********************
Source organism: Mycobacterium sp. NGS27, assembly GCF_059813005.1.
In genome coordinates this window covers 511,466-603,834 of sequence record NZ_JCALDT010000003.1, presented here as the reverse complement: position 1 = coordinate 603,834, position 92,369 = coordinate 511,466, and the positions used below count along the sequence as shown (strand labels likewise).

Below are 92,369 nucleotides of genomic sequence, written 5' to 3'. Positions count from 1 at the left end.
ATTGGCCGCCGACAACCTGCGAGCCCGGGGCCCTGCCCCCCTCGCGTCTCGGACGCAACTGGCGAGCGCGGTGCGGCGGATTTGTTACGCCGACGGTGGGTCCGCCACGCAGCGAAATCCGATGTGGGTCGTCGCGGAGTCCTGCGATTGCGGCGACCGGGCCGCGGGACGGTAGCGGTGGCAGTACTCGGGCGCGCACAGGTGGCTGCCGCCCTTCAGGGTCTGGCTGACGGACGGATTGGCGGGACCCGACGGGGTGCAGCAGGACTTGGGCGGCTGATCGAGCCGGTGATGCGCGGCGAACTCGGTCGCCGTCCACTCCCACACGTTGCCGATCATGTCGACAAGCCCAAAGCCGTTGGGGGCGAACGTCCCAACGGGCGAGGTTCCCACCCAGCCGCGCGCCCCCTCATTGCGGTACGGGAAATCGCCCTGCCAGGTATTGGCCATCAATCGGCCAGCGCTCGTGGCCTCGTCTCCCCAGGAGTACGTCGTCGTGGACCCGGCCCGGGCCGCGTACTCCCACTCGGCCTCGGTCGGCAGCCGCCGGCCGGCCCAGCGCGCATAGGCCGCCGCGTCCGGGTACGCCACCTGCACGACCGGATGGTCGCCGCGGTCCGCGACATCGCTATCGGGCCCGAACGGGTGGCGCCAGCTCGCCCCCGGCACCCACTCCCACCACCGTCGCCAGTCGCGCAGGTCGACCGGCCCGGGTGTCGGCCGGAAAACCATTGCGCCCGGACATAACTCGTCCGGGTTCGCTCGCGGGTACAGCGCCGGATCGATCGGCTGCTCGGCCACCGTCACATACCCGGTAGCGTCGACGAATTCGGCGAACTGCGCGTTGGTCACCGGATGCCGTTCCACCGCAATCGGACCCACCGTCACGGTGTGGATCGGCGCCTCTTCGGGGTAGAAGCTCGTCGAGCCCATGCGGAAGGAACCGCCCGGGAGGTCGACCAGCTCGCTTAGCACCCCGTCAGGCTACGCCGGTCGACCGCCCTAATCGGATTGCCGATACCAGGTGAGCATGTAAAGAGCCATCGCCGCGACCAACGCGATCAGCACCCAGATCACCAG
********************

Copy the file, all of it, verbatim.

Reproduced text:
Source organism: Mycobacterium sp. NGS27, assembly GCF_059813005.1.
In genome coordinates this window covers 511,466-603,834 of sequence record NZ_JCALDT010000003.1, presented here as the reverse complement: position 1 = coordinate 603,834, position 92,369 = coordinate 511,466, and the positions used below count along the sequence as shown (strand labels likewise).

Below are 92,369 nucleotides of genomic sequence, written 5' to 3'. Positions count from 1 at the left end.
ATTGGCCGCCGACAACCTGCGAGCCCGGGGCCCTGCCCCCCTCGCGTCTCGGACGCAACTGGCGAGCGCGGTGCGGCGGATTTGTTACGCCGACGGTGGGTCCGCCACGCAGCGAAATCCGATGTGGGTCGTCGCGGAGTCCTGCGATTGCGGCGACCGGGCCGCGGGACGGTAGCGGTGGCAGTACTCGGGCGCGCACAGGTGGCTGCCGCCCTTCAGGGTCTGGCTGACGGACGGATTGGCGGGACCCGACGGGGTGCAGCAGGACTTGGGCGGCTGATCGAGCCGGTGATGCGCGGCGAACTCGGTCGCCGTCCACTCCCACACGTTGCCGATCATGTCGACAAGCCCAAAGCCGTTGGGGGCGAACGTCCCAACGGGCGAGGTTCCCACCCAGCCGCGCGCCCCCTCATTGCGGTACGGGAAATCGCCCTGCCAGGTATTGGCCATCAATCGGCCAGCGCTCGTGGCCTCGTCTCCCCAGGAGTACGTCGTCGTGGACCCGGCCCGGGCCGCGTACTCCCACTCGGCCTCGGTCGGCAGCCGCCGGCCGGCCCAGCGCGCATAGGCCGCCGCGTCCGGGTACGCCACCTGCACGACCGGATGGTCGCCGCGGTCCGCGACATCGCTATCGGGCCCGAACGGGTGGCGCCAGCTCGCCCCCGGCACCCACTCCCACCACCGTCGCCAGTCGCGCAGGTCGACCGGCCCGGGTGTCGGCCGGAAAACCATTGCGCCCGGACATAACTCGTCCGGGTTCGCTCGCGGGTACAGCGCCGGATCGATCGGCTGCTCGGCCACCGTCACATACCCGGTAGCGTCGACGAATTCGGCGAACTGCGCGTTGGTCACCGGATGCCGTTCCACCGCAATCGGACCCACCGTCACGGTGTGGATCGGCGCCTCTTCGGGGTAGAAGCTCGTCGAGCCCATGCGGAAGGAACCGCCCGGGAGGTCGACCAGCTCGCTTAGCACCCCGTCAGGCTACGCCGGTCGACCGCCCTAATCGGATTGCCGATACCAGGTGAGCATGTAAAGAGCCATCGCCGCGACCAACGCGATCAGCACCCAGATCACCAG